As I have written in previous columns, our limited inventory of active listings is due in part to sales that occur without the home being listed as “active” on the MLS. This can be frustrating to buyers waiting for a house they like to come on the market, only to learn that it was sold off-market. Given the chance, some of those frustrated buyers might have paid more than the selling price, in which case both those buyers and the seller have been harmed.
For the past three years, up to 4% of the sold listings on the MLS were entered after they had sold. This January and February, 4.4% of the sold listings were entered after they closed, so it seems that the trend continues. REcolorado, our local MLS, has reason to believe that many additional homes are being sold off-market – often by MLS members – without being entered on the MLS at all.
Statistical analysis provides a clue as to how much money sellers might be leaving on the table by allowing agents to sell their homes without going “active” on the MLS.
Homes listed as sold on our MLS in January and February with zero days on market, sold on average for 99.7% of their median listing price, which was $375,000. But homes with 1 to 4 days on market sold for 101.8% of their listing price. That’s a 2.1% differential, suggesting that if those off-MLS listings had been on the MLS at least one day, their selling price could have been $7,875 higher on average.
It’s reasonable to ask how listing agents may have profited from keeping listings off the MLS, because it certainly doesn’t appear as though their sellers did. An analysis of the listings that were entered as sold with zero days on market in January and February reveals that 37.5% of them were double-ended, meaning that the listing agent kept the entire commission instead of having to share it with a buyer’s agent. Homes which went under contract after 1 to 4 days on the MLS were double-ended at a much lower rate — under 5%..
This is not to say that zero days on the market is never in the best interests of the seller. For example, the seller and buyer might know one another, or otherwise found each other, and simply asked an agent to handle the transaction without seeking other buyers. Or perhaps it was a for-sale-by-owner (FSBO) property where an agent brought the buyer and entered the sale on the MLS after closing as a courtesy to other agents and to appraisers. Or a seller might not like the idea of opening their home to lots of strangers.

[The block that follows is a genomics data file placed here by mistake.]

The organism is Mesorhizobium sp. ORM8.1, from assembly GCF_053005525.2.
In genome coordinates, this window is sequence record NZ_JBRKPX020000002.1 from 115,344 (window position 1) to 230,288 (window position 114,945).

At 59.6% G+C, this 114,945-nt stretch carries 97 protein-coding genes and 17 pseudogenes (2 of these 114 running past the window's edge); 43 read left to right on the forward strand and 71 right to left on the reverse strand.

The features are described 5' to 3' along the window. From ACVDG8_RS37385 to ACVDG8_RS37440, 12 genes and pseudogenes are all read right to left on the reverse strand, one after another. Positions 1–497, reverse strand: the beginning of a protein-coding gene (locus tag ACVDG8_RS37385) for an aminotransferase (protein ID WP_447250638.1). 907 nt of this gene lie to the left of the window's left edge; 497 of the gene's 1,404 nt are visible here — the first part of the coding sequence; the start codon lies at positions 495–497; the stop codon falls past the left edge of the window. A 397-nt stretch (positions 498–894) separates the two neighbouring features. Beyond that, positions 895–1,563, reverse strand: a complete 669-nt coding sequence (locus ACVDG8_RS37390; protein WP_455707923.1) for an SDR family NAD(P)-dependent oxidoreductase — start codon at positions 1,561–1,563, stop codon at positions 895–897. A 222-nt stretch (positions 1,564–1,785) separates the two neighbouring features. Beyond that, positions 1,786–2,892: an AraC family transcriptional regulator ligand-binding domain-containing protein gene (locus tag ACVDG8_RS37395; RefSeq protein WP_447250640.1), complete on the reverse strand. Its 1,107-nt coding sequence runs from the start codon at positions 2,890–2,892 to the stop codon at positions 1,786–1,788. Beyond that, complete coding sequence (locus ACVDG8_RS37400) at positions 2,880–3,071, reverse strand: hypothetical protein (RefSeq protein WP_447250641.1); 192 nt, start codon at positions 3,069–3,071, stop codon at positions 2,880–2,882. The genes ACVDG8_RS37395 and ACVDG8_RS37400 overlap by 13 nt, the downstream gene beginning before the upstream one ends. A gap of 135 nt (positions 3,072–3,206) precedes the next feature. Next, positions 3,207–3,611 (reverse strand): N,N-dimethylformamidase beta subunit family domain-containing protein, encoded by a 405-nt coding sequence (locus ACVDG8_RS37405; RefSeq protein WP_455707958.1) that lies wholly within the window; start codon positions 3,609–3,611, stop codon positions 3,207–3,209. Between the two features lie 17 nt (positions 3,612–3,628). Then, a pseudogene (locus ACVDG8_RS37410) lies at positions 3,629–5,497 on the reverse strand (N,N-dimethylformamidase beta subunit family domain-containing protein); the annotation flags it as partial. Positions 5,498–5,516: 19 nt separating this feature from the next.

One would hope, however (and sellers should expect), that when a broker double-ends a transaction, he or she would at least give the seller a break on the commission, rather than keeping the portion (typically 2.8%) that would have been paid to a buyer’s agent. This practice is referred to as a “variable commission” and is office policy at Golden Real Estate. Unfortunately though, only 15% of listings on the MLS (my calculation) indicate that they have offered their sellers this discount. I’m pleased to report that 25% of the listings that sold in January and February with zero days on market — all of which were double-ended — specified a variable commission, saving money for the seller. However, that also means it’s possible, if not likely, that 75% of those sellers did not benefit from their agent’s double-ending the transaction.
The Colorado Real Estate Commission has expressed its concern about “coming soon” listings which could be used to increase the chances of a listing agent selling the property himself. In a June 2014 position statement, the Commission stated that “if the property is being marketed as ‘coming soon’ in an effort for the listing broker to acquire a buyer and ‘double end’ the transaction, this would be a violation of the license law because the broker is not exercising reasonable skill and care.” Further, “a broker who places the importance of his commission above his duties, responsibilities or obligations to the consumer who has engaged him is practicing business in a manner that endangers the interest of the public.”
REcolorado rules require that a listing be put on the MLS within 3 business days of the listing agreement being signed. However, that rule does not apply when the seller instructs the agent (in the listing contract) not to put their home on the MLS. As a member of REcolorado’s Rules & Regulations Committee, I have suggested that this rule be modified to state that the seller may instruct the agent to not make the listing active on the MLS, but they would still be required to enter the listing under a different status, including “under contract,” versus not entering it at all or waiting until after it closes. Currently, if those off-market sales are entered on the MLS at all, it is done only after closing. By showing a home as under contract, there’s at least the possibility that interested buyers could submit back-up contracts, which could serve the seller’s interest if the original contract falls.